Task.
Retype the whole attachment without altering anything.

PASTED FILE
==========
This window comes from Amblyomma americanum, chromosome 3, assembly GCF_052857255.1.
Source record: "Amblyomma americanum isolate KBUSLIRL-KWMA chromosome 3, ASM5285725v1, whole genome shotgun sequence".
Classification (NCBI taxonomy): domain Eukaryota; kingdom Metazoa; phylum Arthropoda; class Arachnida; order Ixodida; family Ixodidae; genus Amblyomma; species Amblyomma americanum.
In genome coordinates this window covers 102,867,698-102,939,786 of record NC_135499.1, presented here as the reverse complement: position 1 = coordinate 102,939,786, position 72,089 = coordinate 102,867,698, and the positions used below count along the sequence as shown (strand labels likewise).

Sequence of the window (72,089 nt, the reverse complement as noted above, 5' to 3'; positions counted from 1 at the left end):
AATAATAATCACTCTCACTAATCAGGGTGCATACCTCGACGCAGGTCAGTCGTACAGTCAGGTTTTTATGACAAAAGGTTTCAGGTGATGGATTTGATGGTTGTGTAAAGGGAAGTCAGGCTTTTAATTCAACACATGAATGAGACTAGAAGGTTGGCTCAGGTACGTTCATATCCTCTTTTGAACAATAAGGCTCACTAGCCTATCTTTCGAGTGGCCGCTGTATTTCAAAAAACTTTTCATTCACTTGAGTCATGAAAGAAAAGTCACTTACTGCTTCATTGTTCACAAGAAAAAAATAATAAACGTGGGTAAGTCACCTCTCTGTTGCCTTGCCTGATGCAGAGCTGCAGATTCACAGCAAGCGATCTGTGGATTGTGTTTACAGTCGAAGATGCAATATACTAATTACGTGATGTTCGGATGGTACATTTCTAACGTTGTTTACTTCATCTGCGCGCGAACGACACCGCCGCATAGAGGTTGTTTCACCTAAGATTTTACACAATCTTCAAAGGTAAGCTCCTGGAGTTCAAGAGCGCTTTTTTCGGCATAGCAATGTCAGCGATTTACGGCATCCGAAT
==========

This window comes from Amblyomma americanum, chromosome 3, assembly GCF_052857255.1.
Source record: "Amblyomma americanum isolate KBUSLIRL-KWMA chromosome 3, ASM5285725v1, whole genome shotgun sequence".
Classification (NCBI taxonomy): domain Eukaryota; kingdom Metazoa; phylum Arthropoda; class Arachnida; order Ixodida; family Ixodidae; genus Amblyomma; species Amblyomma americanum.
In genome coordinates this window covers 102,867,698-102,939,786 of record NC_135499.1, presented here as the reverse complement: position 1 = coordinate 102,939,786, position 72,089 = coordinate 102,867,698, and the positions used below count along the sequence as shown (strand labels likewise).

Sequence of the window (72,089 nt, the reverse complement as noted above, 5' to 3'; positions counted from 1 at the left end):
AATAATAATCACTCTCACTAATCAGGGTGCATACCTCGACGCAGGTCAGTCGTACAGTCAGGTTTTTATGACAAAAGGTTTCAGGTGATGGATTTGATGGTTGTGTAAAGGGAAGTCAGGCTTTTAATTCAACACATGAATGAGACTAGAAGGTTGGCTCAGGTACGTTCATATCCTCTTTTGAACAATAAGGCTCACTAGCCTATCTTTCGAGTGGCCGCTGTATTTCAAAAAACTTTTCATTCACTTGAGTCATGAAAGAAAAGTCACTTACTGCTTCATTGTTCACAAGAAAAAAATAATAAACGTGGGTAAGTCACCTCTCTGTTGCCTTGCCTGATGCAGAGCTGCAGATTCACAGCAAGCGATCTGTGGATTGTGTTTACAGTCGAAGATGCAATATACTAATTACGTGATGTTCGGATGGTACATTTCTAACGTTGTTTACTTCATCTGCGCGCGAACGACACCGCCGCATAGAGGTTGTTTCACCTAAGATTTTACACAATCTTCAAAGGTAAGCTCCTGGAGTTCAAGAGCGCTTTTTTCGGCATAGCAATGTCAGCGATTTACGGCATCCGAAT